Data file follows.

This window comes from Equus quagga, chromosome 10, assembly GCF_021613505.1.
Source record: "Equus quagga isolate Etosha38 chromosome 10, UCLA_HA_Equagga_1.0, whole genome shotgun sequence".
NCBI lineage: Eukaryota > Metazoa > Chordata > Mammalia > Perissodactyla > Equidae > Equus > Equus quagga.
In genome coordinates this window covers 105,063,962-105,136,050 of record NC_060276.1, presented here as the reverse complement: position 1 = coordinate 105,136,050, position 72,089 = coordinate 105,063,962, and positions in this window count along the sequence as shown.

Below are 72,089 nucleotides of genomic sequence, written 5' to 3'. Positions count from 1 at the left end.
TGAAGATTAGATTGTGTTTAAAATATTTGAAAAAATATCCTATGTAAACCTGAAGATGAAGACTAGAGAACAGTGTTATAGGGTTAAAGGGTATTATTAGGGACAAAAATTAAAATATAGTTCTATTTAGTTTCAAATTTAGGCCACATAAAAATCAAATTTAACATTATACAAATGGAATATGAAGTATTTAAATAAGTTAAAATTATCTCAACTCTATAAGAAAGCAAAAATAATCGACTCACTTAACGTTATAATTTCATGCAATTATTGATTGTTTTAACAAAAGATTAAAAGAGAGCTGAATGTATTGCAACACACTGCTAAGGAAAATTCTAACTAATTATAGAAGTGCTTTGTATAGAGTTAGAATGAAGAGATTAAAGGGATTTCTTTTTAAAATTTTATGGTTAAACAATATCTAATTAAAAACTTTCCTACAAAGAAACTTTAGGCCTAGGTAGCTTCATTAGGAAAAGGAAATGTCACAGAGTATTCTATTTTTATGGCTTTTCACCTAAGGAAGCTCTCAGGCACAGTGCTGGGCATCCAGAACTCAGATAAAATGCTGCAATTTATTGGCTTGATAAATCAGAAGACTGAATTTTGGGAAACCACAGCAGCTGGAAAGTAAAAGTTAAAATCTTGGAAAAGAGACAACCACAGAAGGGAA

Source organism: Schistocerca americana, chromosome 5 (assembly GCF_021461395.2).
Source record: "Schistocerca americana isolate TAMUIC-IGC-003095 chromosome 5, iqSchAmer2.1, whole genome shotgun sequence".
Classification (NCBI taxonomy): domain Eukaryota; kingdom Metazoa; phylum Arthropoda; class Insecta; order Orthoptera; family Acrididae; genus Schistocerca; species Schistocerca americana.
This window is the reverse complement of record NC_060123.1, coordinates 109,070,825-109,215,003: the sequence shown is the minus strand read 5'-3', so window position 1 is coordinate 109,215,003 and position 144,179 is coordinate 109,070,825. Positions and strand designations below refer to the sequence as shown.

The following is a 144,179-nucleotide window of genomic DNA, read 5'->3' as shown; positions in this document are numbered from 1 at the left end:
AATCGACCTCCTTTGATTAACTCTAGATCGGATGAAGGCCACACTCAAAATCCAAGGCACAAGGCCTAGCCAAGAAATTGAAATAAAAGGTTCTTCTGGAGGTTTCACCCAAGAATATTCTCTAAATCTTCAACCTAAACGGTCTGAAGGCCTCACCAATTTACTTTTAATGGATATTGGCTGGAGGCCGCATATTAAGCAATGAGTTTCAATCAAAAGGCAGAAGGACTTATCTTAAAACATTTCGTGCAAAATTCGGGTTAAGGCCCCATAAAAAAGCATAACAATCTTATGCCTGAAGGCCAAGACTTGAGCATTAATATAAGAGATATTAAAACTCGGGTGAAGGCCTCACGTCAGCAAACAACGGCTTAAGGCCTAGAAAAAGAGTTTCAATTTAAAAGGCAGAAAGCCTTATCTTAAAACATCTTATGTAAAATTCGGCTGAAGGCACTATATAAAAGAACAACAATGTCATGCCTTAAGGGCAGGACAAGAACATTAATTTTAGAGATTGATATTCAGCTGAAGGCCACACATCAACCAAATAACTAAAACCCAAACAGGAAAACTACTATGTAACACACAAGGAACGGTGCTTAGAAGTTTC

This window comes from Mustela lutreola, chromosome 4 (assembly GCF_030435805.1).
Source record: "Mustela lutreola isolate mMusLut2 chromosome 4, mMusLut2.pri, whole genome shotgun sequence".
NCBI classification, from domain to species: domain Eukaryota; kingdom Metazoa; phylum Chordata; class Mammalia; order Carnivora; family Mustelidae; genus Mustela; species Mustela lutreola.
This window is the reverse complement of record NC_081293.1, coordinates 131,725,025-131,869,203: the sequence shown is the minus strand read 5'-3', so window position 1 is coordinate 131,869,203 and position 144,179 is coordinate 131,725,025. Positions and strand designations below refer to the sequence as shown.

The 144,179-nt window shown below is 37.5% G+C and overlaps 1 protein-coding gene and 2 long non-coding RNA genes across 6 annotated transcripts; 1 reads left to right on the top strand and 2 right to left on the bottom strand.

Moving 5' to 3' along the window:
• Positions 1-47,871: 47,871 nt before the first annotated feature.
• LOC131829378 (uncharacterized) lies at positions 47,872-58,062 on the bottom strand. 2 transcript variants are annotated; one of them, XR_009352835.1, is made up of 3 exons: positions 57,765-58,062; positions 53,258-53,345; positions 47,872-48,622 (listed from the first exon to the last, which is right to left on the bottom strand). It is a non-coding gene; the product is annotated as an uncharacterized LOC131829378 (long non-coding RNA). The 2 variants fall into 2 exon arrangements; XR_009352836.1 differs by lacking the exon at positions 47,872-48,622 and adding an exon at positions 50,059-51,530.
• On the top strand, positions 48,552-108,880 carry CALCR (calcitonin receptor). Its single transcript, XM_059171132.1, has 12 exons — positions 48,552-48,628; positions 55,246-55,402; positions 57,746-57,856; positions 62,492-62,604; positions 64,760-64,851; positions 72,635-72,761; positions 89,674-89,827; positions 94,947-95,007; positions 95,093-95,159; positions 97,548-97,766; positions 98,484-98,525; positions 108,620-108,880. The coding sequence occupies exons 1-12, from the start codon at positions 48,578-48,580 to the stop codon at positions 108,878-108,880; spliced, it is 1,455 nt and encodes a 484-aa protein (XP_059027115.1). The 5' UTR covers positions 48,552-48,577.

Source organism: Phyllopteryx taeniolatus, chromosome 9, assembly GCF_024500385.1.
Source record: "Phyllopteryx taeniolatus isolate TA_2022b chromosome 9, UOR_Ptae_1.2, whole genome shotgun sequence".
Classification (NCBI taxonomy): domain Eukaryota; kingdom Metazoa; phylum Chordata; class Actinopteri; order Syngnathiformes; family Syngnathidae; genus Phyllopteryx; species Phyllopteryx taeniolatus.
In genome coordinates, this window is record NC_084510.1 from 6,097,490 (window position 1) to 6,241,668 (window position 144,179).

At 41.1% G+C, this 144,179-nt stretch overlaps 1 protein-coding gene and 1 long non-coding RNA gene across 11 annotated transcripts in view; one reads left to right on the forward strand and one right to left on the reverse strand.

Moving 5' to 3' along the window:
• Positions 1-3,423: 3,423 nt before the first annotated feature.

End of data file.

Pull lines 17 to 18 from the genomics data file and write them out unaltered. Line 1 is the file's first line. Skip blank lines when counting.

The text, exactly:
The 144,179-nt window shown below is 37.5% G+C and overlaps 1 protein-coding gene and 2 long non-coding RNA genes across 6 annotated transcripts; 1 reads left to right on the top strand and 2 right to left on the bottom strand.

Moving 5' to 3' along the window: